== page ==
How to Aperitivo Like In Italy
There seems to be an understanding among people who have visited Italy. Go once or dozens of times, and the essence becomes clear: eating and drinking like the Italians is the ultimate lifestyle. While the people of the world, the US in particular, have adopted (and adapted) some aspects of Italian cuisine readily, the delight of aperitivo might be the most delicious score.
What is aperitivo?
You’ll often hear a generous conversion — that aperitivo is akin to happy hour. Maybe. Depends. Aperitivo is a tradition in Italian culture that happens around sunset, when establishments offer cicchetti (small snacks) and the first drink of the evening, intended to awaken the palate before dinner. Aperitivo is the term for the style of drinks (I’ll take an aperitivo.) as well as the gathering event (Want to meet for aperitivo?).
How did the aperitivo tradition begin?
The Romans probably had a drink before dinner, but it wasn’t until later that the act of snacking and drinking during the twilight hour became tradition. Some say that aperitivo started in the cafés of Turin in the 19th century. To put a little food in the bellies of drinking customers, a light plate was served along with sips that would encourage more drinking and more eating.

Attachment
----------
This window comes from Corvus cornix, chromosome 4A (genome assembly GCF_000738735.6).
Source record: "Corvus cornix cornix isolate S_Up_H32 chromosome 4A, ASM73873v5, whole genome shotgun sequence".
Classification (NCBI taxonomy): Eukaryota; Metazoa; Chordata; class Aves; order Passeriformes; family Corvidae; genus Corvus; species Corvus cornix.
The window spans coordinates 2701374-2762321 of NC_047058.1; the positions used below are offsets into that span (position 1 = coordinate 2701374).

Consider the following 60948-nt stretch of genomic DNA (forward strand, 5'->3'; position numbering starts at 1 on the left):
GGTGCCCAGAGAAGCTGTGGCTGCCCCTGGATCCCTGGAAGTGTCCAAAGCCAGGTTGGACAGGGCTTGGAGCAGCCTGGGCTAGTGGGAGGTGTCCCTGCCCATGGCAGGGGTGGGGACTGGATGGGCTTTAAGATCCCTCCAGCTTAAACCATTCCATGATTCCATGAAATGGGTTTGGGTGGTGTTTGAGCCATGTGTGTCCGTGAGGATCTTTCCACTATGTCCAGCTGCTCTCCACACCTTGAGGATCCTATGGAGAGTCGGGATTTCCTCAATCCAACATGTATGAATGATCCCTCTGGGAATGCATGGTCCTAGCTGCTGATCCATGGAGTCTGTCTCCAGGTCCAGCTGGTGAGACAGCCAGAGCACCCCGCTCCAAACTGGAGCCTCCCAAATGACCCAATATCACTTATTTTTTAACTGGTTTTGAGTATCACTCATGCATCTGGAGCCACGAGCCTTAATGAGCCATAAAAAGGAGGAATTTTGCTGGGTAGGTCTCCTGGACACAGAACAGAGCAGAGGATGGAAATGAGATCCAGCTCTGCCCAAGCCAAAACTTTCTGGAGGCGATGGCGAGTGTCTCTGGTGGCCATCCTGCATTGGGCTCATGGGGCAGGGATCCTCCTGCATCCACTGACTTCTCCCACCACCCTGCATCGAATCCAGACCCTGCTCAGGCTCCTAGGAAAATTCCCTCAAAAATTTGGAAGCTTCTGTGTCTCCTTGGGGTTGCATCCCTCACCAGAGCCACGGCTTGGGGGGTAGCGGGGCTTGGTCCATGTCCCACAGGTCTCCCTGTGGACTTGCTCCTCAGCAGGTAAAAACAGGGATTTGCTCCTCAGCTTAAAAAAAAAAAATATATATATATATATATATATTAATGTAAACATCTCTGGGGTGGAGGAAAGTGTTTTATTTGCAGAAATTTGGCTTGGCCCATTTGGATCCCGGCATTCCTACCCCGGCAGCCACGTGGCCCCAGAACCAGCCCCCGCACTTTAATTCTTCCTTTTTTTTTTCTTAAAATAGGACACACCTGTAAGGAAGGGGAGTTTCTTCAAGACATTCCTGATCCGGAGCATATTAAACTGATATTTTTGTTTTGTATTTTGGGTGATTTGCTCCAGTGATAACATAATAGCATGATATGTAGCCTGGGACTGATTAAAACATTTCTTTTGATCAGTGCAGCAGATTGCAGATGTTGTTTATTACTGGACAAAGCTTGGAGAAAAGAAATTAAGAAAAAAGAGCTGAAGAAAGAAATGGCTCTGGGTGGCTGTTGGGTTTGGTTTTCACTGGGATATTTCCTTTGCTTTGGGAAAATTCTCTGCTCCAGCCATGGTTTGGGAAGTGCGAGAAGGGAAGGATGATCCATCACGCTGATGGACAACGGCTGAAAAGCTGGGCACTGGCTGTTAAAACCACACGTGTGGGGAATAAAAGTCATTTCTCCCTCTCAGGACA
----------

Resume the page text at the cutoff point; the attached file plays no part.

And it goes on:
What kind of drinks are served at aperitivo?
“Generally, aperitivo drinks are bitter, herbal, and low in alcohol,” according to author Patricia Doherty in Travel + Leisure. “Vermouth and other wines, including sparklers like increasingly popular prosecco, are frequently ordered.”
One of the classic drinks is the spritz, glowing coral with such vitality that one is sure to notice it waiting on outdoor tables at the local piazza or osteria. Learn how to make an Aperol Spritz directly from the source, for those homebound cravings.
As for wine, we vote for saline-driven, slightly savory, lower ABV Italian whites. This refreshing category will wash down olives and light charcuterie without a heavy feeling. We’re drawn to wines from coastal locales, such as Sicily or Campania and varieties such as Fiano or Malvasia.
What foods are served at aperitivo?
Aperitivo foods tend to be in the bite-size realm: a small bowl of salted nuts, olives that can be munched from a toothpick, nibbles of bread, paper-thin slices of charcuteries, fresh cheese. Restaurants in Italy will likely offer them with your drink, complimentary or at a very reasonable price. To make these snacks at home, we love the book Aperitivo: The Cocktail Culture of Italy by Marisa Huff.
In fact, we love the idea of recreating aperitivo at home so much, this tradition is now part of our summer plans. Who doesn’t love the idea of sharing a laugh with a friend, under a patio umbrella, rattling ice or swirling wine in a glass? Pass the olives, please.